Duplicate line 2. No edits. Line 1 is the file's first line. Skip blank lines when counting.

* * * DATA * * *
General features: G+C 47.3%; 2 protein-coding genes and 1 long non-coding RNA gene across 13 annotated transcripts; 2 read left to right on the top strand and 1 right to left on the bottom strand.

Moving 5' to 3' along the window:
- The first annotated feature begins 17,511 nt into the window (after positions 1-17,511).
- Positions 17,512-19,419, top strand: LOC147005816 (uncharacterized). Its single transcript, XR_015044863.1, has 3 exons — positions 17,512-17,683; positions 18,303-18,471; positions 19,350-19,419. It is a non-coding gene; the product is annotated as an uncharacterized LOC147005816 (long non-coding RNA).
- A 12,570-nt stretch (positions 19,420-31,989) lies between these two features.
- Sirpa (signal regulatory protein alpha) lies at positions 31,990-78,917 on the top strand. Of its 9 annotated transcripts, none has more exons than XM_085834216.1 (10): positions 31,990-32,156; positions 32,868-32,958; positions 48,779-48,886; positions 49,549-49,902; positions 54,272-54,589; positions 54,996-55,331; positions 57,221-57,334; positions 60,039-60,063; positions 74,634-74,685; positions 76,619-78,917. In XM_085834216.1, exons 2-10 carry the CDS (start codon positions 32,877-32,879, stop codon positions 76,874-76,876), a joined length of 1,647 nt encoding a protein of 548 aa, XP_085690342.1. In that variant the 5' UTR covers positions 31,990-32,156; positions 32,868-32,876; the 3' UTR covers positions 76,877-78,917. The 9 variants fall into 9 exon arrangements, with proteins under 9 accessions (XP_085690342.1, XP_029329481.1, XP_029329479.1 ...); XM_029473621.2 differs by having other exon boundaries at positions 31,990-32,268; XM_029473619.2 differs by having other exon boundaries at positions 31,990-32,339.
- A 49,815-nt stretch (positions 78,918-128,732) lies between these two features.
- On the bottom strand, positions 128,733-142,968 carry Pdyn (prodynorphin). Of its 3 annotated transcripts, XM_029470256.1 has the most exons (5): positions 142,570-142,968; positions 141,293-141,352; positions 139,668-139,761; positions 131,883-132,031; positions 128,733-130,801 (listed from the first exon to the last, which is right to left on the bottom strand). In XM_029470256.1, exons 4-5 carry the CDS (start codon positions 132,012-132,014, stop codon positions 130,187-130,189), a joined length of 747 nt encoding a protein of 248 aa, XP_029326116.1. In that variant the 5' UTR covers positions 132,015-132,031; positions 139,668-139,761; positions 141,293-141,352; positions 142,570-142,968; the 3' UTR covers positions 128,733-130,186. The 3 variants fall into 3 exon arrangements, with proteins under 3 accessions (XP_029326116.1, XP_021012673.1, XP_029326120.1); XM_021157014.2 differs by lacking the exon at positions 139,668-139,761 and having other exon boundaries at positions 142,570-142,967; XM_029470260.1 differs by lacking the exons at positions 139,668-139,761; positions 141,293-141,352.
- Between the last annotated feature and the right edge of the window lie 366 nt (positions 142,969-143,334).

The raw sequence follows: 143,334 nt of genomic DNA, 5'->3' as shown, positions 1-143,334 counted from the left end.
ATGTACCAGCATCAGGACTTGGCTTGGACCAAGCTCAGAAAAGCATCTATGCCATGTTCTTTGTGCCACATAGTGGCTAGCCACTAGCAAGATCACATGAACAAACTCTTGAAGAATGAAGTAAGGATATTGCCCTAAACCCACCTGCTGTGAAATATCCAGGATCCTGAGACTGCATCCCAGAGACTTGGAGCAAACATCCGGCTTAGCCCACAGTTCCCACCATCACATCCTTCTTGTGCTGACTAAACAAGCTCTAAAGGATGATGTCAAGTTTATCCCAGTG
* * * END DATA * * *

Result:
Moving 5' to 3' along the window: